The finish line
Jason Coleman | Wednesday, October 29, 2008
With less than a week until election day, I have found myself wondering what I’ll do with all the time I will save by not checking multiple blogs, new feeds, and polls several times every day. I also find myself reflecting on the entire election season as a whole, remembering – not quite nostalgically – some of the more sensational twists and turns, and deciding what I learned from my first true immersion into American politics.
For me, it started last Christmas break when a friend of mine called me a few days before New Year’s, asking if I wanted to drive up to Iowa to see the candidates make their pitches just days before the caucuses. Over a forty-eight hour span I would see stump speeches from four candidates at middle schools and diners.
It’s funny to think back on that now. First, I saw Mike Huckabee at a bar in some sleepy town. He was a mostly unknown Arkansas governor at the time, and made a strong enough pitch on values and compassion to win the contest. (McCain came in fourth). I’m not sure anybody thought that he was going to be the runner-up in the GOP contest even with the win, surviving the deadly Republican National Convention primary system clear into March.
Then, I walked a block or two down to a small diner, where Rudy Guiliani answered questions and signed autographs. Even as late as last Christmas, a lot of the smart money pegged him as the nominee. He had chosen to use Florida as his first (and last) stand in the process. The effectiveness of that position was more or less summed up when a native Iowan shouted out “Why aren’t you showing Iowa any love?” That was tough for even America’s mayor to answer. It also probably explains why he finished behind Ron Paul.
Later that evening, I watched John Edwards in a middle school gym. His strategy, more or less, was to come out ahead or close to ahead in Iowa as a result of vote splitting between the two superstar candidates, Clinton and Obama. He ended up finishing second, edging Clinton out by no more than one percent. With his recent recreational activities exposed, I still shudder to think what would have happened had he been the nominee.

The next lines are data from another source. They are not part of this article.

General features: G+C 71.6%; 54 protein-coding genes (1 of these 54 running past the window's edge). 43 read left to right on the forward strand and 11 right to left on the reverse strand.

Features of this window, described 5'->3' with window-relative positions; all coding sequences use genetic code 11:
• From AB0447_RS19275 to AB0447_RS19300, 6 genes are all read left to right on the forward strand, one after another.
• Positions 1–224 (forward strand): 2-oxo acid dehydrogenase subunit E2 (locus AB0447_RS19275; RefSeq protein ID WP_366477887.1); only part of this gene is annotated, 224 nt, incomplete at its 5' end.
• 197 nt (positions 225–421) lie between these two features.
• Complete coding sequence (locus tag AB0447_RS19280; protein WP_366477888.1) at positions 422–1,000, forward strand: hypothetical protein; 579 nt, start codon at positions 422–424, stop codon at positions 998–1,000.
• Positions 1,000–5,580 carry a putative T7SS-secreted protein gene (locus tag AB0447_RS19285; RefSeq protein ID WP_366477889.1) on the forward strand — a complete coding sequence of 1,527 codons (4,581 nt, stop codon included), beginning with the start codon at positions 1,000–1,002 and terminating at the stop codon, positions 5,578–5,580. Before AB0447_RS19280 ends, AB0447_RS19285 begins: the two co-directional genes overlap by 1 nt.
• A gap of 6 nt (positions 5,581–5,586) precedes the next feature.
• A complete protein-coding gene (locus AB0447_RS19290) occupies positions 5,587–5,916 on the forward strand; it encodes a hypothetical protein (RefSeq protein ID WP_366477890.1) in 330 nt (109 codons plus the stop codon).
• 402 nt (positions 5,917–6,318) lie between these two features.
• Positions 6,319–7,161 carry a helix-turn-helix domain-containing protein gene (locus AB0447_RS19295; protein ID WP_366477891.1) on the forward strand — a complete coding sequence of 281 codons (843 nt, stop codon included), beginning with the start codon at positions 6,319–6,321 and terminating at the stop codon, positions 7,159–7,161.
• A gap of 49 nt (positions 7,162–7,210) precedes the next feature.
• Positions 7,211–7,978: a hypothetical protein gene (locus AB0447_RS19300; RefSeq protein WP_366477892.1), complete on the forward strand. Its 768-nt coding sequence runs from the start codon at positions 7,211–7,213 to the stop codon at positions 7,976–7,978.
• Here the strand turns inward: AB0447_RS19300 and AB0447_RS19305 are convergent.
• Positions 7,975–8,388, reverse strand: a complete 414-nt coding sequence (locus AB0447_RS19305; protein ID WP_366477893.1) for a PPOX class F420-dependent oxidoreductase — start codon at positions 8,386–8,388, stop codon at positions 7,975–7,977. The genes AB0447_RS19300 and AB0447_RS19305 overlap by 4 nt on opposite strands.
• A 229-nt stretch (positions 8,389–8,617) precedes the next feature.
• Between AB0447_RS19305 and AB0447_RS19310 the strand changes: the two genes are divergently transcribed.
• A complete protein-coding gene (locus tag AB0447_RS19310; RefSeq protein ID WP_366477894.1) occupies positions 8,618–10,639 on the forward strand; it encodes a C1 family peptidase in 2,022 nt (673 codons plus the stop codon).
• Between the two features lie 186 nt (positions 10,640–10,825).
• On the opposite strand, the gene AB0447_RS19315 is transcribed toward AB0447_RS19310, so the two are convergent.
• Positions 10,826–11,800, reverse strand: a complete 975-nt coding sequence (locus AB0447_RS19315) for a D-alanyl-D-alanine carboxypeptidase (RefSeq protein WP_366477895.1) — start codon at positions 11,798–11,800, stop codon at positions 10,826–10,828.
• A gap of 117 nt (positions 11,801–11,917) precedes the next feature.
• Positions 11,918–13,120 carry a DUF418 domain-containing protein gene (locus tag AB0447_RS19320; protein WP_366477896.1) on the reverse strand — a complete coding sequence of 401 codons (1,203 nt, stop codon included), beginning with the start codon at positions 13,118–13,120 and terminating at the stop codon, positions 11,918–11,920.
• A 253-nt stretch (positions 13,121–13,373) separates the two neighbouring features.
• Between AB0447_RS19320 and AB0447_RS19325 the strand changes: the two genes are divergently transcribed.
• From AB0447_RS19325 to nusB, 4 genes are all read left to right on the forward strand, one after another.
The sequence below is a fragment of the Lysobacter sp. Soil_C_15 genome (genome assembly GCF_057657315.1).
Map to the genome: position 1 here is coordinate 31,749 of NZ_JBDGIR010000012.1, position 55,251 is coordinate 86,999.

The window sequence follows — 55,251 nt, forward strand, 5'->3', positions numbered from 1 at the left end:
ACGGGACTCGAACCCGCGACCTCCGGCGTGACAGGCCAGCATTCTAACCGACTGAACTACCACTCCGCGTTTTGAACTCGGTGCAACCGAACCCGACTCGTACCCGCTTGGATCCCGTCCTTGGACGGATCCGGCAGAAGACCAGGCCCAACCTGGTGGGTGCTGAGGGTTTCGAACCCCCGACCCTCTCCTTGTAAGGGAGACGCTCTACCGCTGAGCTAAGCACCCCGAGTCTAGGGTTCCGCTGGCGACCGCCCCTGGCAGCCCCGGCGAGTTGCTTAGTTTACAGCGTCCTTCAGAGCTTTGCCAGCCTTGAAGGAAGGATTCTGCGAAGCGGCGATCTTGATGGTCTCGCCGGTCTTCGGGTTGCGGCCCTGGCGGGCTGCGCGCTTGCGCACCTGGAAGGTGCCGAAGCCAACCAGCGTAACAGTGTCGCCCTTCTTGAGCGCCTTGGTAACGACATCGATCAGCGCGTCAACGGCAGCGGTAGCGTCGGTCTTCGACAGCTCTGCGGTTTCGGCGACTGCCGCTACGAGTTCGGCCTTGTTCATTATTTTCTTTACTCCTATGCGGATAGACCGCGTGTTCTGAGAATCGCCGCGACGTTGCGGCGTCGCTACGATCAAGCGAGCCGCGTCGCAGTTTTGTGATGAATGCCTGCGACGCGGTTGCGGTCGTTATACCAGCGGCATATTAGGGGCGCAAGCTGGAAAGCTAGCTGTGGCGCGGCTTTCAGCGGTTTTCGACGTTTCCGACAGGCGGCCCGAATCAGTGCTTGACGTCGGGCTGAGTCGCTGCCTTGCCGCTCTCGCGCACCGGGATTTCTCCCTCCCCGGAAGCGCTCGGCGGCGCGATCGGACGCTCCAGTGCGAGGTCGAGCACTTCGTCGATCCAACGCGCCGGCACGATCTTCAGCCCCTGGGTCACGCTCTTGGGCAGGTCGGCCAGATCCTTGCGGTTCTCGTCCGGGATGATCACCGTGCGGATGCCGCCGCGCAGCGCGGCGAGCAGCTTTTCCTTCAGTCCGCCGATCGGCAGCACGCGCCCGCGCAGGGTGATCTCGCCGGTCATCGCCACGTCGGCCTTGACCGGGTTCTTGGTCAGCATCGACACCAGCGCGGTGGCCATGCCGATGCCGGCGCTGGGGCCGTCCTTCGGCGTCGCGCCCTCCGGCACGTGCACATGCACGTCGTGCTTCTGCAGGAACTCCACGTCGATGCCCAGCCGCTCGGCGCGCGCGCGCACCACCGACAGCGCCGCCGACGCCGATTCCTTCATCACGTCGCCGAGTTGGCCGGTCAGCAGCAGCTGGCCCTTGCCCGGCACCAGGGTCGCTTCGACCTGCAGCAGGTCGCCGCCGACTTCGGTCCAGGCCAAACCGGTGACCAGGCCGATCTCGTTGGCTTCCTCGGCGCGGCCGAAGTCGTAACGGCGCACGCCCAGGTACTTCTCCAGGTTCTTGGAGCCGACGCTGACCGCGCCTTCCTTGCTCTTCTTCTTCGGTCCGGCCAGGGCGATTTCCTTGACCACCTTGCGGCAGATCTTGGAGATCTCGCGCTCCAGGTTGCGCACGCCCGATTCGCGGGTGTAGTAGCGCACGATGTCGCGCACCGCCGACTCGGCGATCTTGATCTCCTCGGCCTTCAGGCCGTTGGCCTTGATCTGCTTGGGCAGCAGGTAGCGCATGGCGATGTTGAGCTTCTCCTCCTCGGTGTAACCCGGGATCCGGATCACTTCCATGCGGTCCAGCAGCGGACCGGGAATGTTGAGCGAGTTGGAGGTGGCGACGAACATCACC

The next morning, on the way out of Des Moines, we stopped to see Barack Obama speak in an elementary school auditorium. I had heard of him, like many others, after his 2004 DNC speech, but had not followed him or even knew what his chances were. Everyone figured Clinton would win anyhow. But, we were intrigued and decided it was worth checking out. Little did we know that in a few days Iowa would shock political circles, allowing Obama to draw first blood against the Clinton Machine.
Of course, since then, there has been no lack of surprises and upheavals in the political world. Some of these were completely external; common knowledge through the spring indicated that Iraq would weigh heaviest on voter’s minds. Who would have thought the global economy would implode dramatically over a matter of weeks?
Other surprises were intentional. The GOP VP pick, for instance, comes to mind. Who saw that coming? Add to the mix “Joe Six Pack,” Joe the Plumber and Joe “Foot in Mouth” Biden, and you could have a primetime sitcom.
In all seriousness, the political education I received over the last year has provided more insight into the way America works than any book or course ever could. In some cases, it was experience, such going up to Iowa or volunteering to canvass, that provided first hand insight into how a political following is built. In others, it was all the information gleaned from watching CNN, or following the New York Times commentators. Most importantly, though, it was probably the arguments with my friends over such important issues that helped me to clarify my worldview and see how it fit with the way the world currently works.
All of this, however, led me to conclude that voting in and of itself is tantamount to being an American. Voting is the constitutional right of the people to change the face of America every time they step to the ballot box, and one that should not be voluntarily given up. I understand that it is hard to justify voting as a Democrat in a deeply Red state or visa versa, but I don’t think this provides a reason not to do so. The vote is the strongest political statement one can make, regardless of how it figures into the bigger picture. It should not be taken lightly.
So, let me send you off, in my last column of the election season, with the charge to vote. If the absentee ballot is sitting on your desk, close it up and drop it in the mailbox. If you are registered here in Indiana, brave the lines and make your voice heard on Tuesday. Make sure you remind your friends and family. Regardless of who wins the race, America wins if everyone participates. Plus, as Bob Schieffer reminded us in the third debate, voting “will make you feel big and strong.”
Jason Coleman is a junior majoring in management. He can be contacted at firstname.lastname@example.org
The views expressed in this column are those of the author and not necessarily those of The Observer.